Monday, December 31, 2012

May this be the year the Arboretum finally gets 
proper signage so everyone can find us!
To all
wonderful and happy
new year

Thursday, December 20, 2012


The earliest winter since 1896 arrives at 6:12 AM tomorrow, December 21st.  The Old Farmer's Almanac describes the First Day of Winter:

"The word solstice comes from the Latin words for "sun" and "to stand still.” In the Northern Hemisphere, as summer advances to winter, the points on the horizon where the Sun rises and sets advance southward each day; the high point in the Sun’s daily path across the sky, which occurs at local noon, also moves southward each day. At the winter solstice, the Sun’s path has reached its southernmost position. The next day, the path will advance northward. However, a few days before and after the winter solstice, the change is so slight that the Sun’s path seems to stay the same, or stand still. The Sun is directly overhead at "high-noon" on Winter Solstice at the latitude called the Tropic of Capricorn.  In the Northern Hemisphere, the solstice days are the days with the fewest hours of sunlight during the whole year."

Why is there such a large lag between the first day of winter and the coldest day of the year?

"Answer: This is the shortest day of the year—the time when the Sun reaches its southernmost point in the sky. Although this part of Earth is cooling, its great thermal mass still retains some heat from the summer and fall. As the gradual cooling process continues over the next two months, temperatures will continue to fall, and the coldest temperatures will be recorded. The same pattern holds true for the summer solstice in June, as the year's highest temperatures are recorded later, in July and August."

So stay warm, dream about  the planting to be done, the weeding to be done, the watering to be done, and the spring that is sure to come.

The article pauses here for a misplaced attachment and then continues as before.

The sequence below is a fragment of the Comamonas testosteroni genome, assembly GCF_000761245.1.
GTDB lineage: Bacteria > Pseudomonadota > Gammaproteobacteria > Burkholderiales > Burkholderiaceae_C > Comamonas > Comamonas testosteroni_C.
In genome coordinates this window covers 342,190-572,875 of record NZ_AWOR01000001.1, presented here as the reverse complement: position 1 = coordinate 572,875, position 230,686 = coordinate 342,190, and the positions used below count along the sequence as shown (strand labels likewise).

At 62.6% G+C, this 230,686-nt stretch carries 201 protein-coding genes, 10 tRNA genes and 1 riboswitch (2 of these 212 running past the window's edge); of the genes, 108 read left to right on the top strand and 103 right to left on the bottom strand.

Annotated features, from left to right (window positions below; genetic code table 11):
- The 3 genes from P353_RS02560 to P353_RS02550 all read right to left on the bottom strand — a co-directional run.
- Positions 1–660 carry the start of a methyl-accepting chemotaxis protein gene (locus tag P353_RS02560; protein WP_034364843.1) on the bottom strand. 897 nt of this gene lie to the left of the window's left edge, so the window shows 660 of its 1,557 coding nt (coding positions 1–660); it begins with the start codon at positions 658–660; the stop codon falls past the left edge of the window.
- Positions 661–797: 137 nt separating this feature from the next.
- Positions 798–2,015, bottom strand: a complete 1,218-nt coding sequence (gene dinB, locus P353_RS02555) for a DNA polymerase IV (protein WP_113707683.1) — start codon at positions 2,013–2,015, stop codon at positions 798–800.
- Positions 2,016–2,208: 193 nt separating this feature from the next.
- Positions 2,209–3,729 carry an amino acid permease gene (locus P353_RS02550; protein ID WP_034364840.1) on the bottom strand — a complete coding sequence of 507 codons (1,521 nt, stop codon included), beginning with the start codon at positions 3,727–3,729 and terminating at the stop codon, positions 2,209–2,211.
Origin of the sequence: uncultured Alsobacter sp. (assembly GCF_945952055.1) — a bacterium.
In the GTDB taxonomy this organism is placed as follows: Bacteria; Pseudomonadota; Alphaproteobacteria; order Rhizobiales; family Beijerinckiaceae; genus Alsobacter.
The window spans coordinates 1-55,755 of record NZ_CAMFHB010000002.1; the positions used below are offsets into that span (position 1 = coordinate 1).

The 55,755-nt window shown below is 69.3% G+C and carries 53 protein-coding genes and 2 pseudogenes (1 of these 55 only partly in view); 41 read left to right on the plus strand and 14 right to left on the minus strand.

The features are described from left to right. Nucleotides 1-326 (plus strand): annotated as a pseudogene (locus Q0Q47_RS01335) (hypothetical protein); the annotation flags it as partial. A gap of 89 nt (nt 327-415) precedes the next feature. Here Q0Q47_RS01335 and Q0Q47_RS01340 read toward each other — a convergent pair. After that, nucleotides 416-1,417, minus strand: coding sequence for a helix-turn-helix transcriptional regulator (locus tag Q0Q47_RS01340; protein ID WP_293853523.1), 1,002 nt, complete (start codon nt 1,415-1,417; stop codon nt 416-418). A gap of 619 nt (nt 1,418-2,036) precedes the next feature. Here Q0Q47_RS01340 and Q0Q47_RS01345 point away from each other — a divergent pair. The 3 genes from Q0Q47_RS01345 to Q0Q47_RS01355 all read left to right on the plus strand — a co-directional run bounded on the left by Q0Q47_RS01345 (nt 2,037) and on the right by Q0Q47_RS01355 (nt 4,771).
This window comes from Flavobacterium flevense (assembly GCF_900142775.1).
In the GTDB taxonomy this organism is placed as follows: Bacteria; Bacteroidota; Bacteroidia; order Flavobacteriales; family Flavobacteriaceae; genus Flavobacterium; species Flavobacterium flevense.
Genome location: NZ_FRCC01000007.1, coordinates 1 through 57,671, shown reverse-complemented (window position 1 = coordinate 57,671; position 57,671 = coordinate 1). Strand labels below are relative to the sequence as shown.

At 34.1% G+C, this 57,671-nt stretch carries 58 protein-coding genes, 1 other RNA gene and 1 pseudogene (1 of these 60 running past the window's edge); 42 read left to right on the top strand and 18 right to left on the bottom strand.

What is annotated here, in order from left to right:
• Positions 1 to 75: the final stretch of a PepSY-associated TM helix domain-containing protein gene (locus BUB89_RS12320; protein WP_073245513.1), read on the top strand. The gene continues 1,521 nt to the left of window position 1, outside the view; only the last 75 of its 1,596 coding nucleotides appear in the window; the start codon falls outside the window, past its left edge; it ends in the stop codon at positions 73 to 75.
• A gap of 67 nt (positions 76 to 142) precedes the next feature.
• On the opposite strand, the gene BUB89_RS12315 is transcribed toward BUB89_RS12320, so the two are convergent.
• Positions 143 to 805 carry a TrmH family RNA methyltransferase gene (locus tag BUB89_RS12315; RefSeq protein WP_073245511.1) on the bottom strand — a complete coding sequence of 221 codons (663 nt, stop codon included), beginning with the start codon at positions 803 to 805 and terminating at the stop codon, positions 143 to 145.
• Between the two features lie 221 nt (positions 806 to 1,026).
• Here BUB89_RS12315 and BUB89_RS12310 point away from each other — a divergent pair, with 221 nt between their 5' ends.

Monday, December 17, 2012


The Master Gardener Volunteers recently held their annual Holiday Party.  In lieu of bringing an overabundance of homemade goodies to sample, they opted to divide the group in half.  One half did bring the delectable foods to eat and the other brought non-perishable goods to donate to the local food bank.  When all was tallied up, they donated 92 pounds of food.
Not only are they generous this time of year, but throughout the growing season fruits and vegetables harvested from our Arboretum Gardens are also given to the food bank.  Dan and Bill, our curators, and their helpers picked over 500 pounds of fresh produce this year.  So we thank all for the extra work it took to make this happen in 2012 and look forward to what the next year will bring.

Monday, December 10, 2012

"SEEING TREES" with Nancy Hugo

Saturday, January 26, 2013
10:00 AM
Pitt County Ag Center Auditorium
403 Government Circle
Greenville, NC

$20 General Public
$15 Friends of the Arboretum

Call 252-902-1709 for ticket information.

Nancy Hugo shares some of the secrets she and photographer Robert Llewellyn discovered in their intense, two year investigation of the seeds, catkins, cones, flowers, resting buds, emerging leaves, and other small phenomena usually overlooked on backyard trees.  She also emphasizes the importance of planting long-lived, legacy trees and argues that trees make the best landscape investments.

Visit Nancy's WEB PAGE

Also, there will be a raffle for 2 beautiful botanical prints.

All proceeds for this even support the Pitt County Arboretum.

Monday, December 3, 2012


Join the Master Gardeners on Thursday, Dec. 6th
for the next free
Pitt County Arboretum.

They will be giving tips on decorating your home for the holidays using greenery, pine cones, berries, twigs, and other natural findings from your garden.

The tour begins at 10:00 AM starting in front of the Ag Center under the Green Roof Shelter.

403 Government Circle
Call 902-1709 for more information.